Theatre is unique among the arts of the word in the degree to which it is public, collaborative, multidimensional and unpredictable. The greatest playwrights combine many different skills: they share the gift of narrative with the novelist and the epic storyteller, the arts of persuasive oratory with the lawyer and the public speaker, the trick of minting language anew with the poet, the ability to bring the past back to life with the historian, and the capacity to imagine—indeed to shape—the future with the prophet. While doing all this, they have always to think in three dimensions, to write for a body as well as a voice, to animate a stage as well as a page. At the same time, they rely on trust. Whereas the poet or novelist writes in the expectation of a direct relationship between their words, their imagined world and the minds of their readers, the playwright’s work is always incomplete. It is only brought to fruition through the work of intermediaries: the actors and all the other professionals involved in the process of putting on a play.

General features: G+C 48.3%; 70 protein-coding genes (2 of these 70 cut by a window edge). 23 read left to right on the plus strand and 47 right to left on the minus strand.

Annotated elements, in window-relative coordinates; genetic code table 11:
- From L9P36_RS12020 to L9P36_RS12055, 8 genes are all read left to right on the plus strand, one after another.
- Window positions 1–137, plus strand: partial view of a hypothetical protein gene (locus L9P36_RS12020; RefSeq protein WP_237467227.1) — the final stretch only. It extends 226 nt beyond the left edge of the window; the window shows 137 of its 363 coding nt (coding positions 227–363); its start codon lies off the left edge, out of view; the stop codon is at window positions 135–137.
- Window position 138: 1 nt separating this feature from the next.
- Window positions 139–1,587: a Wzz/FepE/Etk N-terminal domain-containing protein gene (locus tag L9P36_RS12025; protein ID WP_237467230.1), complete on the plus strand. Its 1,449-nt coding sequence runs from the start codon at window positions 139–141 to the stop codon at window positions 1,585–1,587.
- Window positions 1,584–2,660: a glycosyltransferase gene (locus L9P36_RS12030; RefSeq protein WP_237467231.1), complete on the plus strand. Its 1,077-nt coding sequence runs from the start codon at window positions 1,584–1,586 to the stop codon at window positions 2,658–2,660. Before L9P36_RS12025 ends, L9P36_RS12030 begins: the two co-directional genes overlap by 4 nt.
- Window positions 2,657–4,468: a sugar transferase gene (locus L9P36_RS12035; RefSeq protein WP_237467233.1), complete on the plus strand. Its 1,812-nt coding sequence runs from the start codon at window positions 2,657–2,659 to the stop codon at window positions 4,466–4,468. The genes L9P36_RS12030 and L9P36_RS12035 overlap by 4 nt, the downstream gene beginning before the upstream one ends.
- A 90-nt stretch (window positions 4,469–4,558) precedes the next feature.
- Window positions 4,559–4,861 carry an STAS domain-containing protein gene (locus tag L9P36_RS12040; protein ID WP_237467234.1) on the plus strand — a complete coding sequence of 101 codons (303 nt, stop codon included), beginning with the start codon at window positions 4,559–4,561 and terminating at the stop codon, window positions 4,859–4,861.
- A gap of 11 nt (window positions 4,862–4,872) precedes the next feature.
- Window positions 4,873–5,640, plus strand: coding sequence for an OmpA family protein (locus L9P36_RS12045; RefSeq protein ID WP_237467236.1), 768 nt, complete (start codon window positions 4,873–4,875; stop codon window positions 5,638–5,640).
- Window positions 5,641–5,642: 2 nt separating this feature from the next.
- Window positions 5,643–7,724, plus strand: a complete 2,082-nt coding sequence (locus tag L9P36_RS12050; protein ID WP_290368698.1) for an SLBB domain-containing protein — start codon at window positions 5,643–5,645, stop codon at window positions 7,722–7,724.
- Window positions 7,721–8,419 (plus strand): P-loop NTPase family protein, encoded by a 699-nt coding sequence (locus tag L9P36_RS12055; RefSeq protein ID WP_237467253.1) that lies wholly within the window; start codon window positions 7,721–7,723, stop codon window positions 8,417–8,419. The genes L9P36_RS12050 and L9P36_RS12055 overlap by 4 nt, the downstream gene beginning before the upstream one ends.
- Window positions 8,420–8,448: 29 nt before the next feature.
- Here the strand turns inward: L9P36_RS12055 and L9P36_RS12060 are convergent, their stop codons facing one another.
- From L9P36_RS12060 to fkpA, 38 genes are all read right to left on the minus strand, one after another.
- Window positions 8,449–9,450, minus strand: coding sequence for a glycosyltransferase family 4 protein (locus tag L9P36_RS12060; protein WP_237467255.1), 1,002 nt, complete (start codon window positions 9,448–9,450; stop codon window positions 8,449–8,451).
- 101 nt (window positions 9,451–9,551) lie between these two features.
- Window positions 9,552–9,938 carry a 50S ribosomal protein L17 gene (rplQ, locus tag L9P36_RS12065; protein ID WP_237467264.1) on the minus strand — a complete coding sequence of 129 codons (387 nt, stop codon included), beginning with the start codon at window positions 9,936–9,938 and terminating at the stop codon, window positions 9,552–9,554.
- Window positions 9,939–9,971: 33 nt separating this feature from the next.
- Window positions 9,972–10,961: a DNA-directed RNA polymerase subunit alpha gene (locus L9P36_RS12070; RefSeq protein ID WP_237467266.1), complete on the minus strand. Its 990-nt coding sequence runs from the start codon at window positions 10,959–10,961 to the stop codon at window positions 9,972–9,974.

Theatre writing accordingly offers a unique combination of presence and absence. The audience is present in the same room as the performers. This is what makes the ancient and primal art of theatre different from such modern media as radio, film, television, DVD, stream and webcast. Indeed, the audience’s response helps to shape the performance, which will be subtly different on every occasion. There is always a sense of risk. An actor might forget his lines: Shakespeare plays with the possibility in Coriolanus, when his mouthy protagonist is reduced to silence by the arrival of his pleading family (‘Like a dull actor now, / I have forgot my part, and I am out, / Even to a full disgrace’). A stage effect may misfire, as when a faulty cannon burned down Shakespeare’s Globe near the end of his career. A slip in a sword fight may shed real blood (this happened when I was playing Macbeth as a schoolboy, probably as punishment for our failure to observe the theatrical superstition of never uttering the title Macbeth but referring instead to ‘the Scottish play’). An unruly audience may overwhelm the stage (again, Shakespeare plays with the idea when Caliban and his drunken companions interrupt the play-within-the-play in The Tempest, provoking Prospero into an elegy on the evanescence of the theatre of human life itself). The authorities may close a show for political reasons, as in Hamlet the usurping King of Denmark closes ‘The Mousetrap’ before it is finished and as the deposition scene in Richard II was too sensitive to be printed or perhaps even to be played.